0
$\begingroup$

My problem is pretty simple, I've designed a magnitude response and I would like to find the corresponding minimum phase filter. I'm using the code below and unless there is a bug my eyes don't want to see, I'm pretty confident on the methodology.

nbTaps = 100;
fs = 96000;
desiredMagn_dB = [0 0 -100 -100];
f = [0 24000 26000 fs/2];

FIRFreq = (0:nbTaps/2)*fs / nbTaps;

FIRMagn = interp1(f, 10.^(desiredMagn_dB./20), FIRFreq);
FIRMagn = [FIRMagn fliplr(FIRMagn(2:end-1))];

minPhase = -imag(hilbert(log(FIRMagn)));

freqResp = FIRMagn.*exp(1i.*minPhase);

FIRCoefs = ifft(freqResp, 'symmetric');

And yet, my filter has not a minimal phase, since I have zeros outside the unit circle. I am a little bit lost, here, and I would like to understand why is so? or where I am wrong?

EDIT from r b-j:

nbTaps = 16384;
fs = 96000;
desiredMagn_dB = [0 0 -100 -100];
f = [0 24000 26000 fs/2];

FIRFreq = (0:nbTaps/2)*fs / nbTaps;

FIRMagn = interp1(f, 10.^(desiredMagn_dB./20), FIRFreq);
FIRMagn = [FIRMagn fliplr(FIRMagn(2:end-1))];

minPhase = -imag(hilbert(log(FIRMagn)));

freqResp = FIRMagn.*exp(1i.*minPhase);

FIRCoefs = ifft(freqResp, 'symmetric');

figure(1)
plot(20*log10(FIRMagn))
figure(2)
plot(minPhase)
figure(3)
plot(FIRCoefs)

i don't see anything unexpected.

$\endgroup$
  • $\begingroup$ as a quick response, i am not sure about the minus sign on the instruction minPhase = -imag(hilbert(log(FIRMagn))); it appears that Julius Smith has some MATLAB code. i dunno what interp1() does and i would increase nbTaps and i would simply scale your dB representation to nepers and send that directly to the hilbert() operator. $\endgroup$ – robert bristow-johnson May 10 at 18:27
  • $\begingroup$ okay, the minus sign is correct. i just checked. $\endgroup$ – robert bristow-johnson May 10 at 19:01
  • $\begingroup$ Julie, i just ran your script with nbTaps=1024; i don't see what's wrong. $\endgroup$ – robert bristow-johnson May 10 at 19:07
  • $\begingroup$ Thank you Robert for your answer. Two things I don't understand. First, to be sure I have a minimum phase, I run the Matlab function "isminphase" which answers no with 100 taps or 16834. $\endgroup$ – Julie May 13 at 10:23
  • $\begingroup$ Second, if you zoom in FIRCoefs: figure(3) plot(FIRCoefs) axis([1 length(FIRCoefs) -.001 .001]) You will see a "replica" in the middle of the IR. Why? and where is it coming from? I would have expected a smoothed decline until the end of the impulse response. $\endgroup$ – Julie May 13 at 10:28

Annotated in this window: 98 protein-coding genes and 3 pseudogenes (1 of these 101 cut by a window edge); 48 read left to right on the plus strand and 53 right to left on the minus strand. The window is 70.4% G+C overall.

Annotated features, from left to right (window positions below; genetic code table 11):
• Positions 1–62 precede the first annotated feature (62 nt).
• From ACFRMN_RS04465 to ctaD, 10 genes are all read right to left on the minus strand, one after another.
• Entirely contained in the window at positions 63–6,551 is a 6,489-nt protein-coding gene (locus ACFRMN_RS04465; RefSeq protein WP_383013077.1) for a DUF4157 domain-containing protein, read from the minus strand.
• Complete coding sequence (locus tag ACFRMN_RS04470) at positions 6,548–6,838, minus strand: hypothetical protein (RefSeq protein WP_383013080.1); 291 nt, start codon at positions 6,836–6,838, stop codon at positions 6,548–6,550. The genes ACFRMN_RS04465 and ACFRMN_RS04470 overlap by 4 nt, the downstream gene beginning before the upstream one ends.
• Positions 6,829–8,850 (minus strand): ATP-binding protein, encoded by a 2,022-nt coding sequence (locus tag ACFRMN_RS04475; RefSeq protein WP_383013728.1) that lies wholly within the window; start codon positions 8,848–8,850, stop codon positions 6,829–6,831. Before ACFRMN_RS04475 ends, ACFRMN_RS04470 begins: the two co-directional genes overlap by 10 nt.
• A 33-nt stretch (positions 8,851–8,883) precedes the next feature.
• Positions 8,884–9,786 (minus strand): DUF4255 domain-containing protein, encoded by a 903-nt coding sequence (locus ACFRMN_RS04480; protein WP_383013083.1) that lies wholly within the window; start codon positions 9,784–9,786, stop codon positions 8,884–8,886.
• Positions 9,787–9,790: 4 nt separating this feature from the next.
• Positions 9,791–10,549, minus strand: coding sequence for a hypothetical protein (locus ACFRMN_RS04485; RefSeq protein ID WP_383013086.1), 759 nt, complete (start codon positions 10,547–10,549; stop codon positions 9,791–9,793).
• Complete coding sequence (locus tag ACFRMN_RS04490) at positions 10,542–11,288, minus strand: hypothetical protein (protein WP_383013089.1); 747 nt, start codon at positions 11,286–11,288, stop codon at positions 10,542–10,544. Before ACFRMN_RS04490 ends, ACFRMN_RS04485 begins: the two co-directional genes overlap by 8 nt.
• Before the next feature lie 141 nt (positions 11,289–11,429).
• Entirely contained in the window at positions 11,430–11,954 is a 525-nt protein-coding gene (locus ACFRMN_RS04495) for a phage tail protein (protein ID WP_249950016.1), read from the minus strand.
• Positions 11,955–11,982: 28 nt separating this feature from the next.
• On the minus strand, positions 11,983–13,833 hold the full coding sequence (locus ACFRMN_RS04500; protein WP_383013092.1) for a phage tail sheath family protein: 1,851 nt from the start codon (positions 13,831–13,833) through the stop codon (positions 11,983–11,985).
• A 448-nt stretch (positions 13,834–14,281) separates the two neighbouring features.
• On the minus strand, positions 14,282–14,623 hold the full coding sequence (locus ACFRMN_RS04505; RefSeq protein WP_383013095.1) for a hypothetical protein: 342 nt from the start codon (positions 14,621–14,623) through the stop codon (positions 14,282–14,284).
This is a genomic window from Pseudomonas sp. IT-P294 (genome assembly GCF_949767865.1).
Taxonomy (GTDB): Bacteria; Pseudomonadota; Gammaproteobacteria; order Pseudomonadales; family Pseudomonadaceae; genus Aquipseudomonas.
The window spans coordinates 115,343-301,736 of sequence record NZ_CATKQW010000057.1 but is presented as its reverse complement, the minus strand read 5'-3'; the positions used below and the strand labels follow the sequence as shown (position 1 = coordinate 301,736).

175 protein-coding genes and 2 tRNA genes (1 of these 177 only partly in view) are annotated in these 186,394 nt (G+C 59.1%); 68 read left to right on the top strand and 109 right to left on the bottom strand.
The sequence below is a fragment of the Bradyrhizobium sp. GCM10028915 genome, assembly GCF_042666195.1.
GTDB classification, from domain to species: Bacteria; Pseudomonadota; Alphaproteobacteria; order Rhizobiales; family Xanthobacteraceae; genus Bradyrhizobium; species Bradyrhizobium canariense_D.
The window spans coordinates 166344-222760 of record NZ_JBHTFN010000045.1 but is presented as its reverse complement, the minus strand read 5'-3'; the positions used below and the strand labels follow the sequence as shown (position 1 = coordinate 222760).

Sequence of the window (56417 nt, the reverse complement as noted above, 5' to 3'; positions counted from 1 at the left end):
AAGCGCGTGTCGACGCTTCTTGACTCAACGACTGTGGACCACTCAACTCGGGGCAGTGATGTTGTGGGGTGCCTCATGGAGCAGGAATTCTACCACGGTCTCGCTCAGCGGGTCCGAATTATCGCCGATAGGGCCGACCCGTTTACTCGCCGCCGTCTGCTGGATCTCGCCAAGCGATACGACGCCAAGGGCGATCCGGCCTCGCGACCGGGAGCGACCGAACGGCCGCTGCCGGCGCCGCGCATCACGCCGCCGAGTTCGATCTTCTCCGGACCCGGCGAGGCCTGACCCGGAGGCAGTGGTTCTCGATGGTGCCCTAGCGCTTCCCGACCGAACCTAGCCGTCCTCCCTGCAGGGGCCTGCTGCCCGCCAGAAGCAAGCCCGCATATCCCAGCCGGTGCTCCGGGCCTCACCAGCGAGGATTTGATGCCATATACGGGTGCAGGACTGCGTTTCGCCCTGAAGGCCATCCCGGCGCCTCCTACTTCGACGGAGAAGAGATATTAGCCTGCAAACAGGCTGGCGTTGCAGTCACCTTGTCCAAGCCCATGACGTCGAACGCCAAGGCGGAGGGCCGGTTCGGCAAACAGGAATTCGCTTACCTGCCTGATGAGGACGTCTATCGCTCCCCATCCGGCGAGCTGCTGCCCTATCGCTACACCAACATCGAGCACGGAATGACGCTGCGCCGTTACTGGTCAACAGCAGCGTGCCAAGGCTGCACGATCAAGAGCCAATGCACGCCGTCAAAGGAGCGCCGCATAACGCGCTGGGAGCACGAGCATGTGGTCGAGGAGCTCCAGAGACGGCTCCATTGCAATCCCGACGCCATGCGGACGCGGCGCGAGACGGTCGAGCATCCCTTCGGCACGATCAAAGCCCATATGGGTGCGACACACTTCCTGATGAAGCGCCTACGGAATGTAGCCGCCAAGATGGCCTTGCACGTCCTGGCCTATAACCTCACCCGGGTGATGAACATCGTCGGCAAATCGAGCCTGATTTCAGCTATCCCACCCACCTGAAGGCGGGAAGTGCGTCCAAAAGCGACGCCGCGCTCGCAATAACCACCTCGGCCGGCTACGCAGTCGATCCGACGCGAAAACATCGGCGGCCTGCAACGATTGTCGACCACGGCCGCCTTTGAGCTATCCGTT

4
$\begingroup$
  1. More taps. You don't have anywhere near enough taps for a filter that steep. Start large with 8192 or so cut to desired accuracy, if needed
  2. Due to the low number of tabs you are seeing the effect of "circular" hilbert transform. See for example: http://andrewduncan.net/air/
  3. How do you know you have zeros outside the unit circle? Calculating the roots of a high order polynomial is a numerically difficult problem and using a Matlab function like "roots()" will given you often inaccurate or plainly wrong results.
$\endgroup$
  • $\begingroup$ Thank you Hilmar. Yes, I've used the zplane function for Matlab to look at the zeros, which was, for me, a reliable tool until now. I've increased the number of taps to 8192 and I still don't have a minimal phase (I've used 'isminphase'. If this one is not a reliable tool neither, how can I characterize my filter?) I do understand the circular argument but anyway, from my understanding, to each filter having a certain magnitude, there is one filter having a minimal phase. So for any number of taps, I should be able to compute a minimal phase, rigth? $\endgroup$ – Julie May 10 at 9:42
  • $\begingroup$ One more question regarding the circular principle: how predefine the good number of taps to be at the limit of the wrap around due to the circularity? $\endgroup$ – Julie May 10 at 10:29
  • $\begingroup$ Hilmar, that Andrew Duncan paper is excellent. i remember when it first came out. $\endgroup$ – robert bristow-johnson May 10 at 18:28

Your Answer

By clicking “Post Your Answer”, you agree to our terms of service, privacy policy and cookie policy

Not the answer you're looking for? Browse other questions tagged or ask your own question.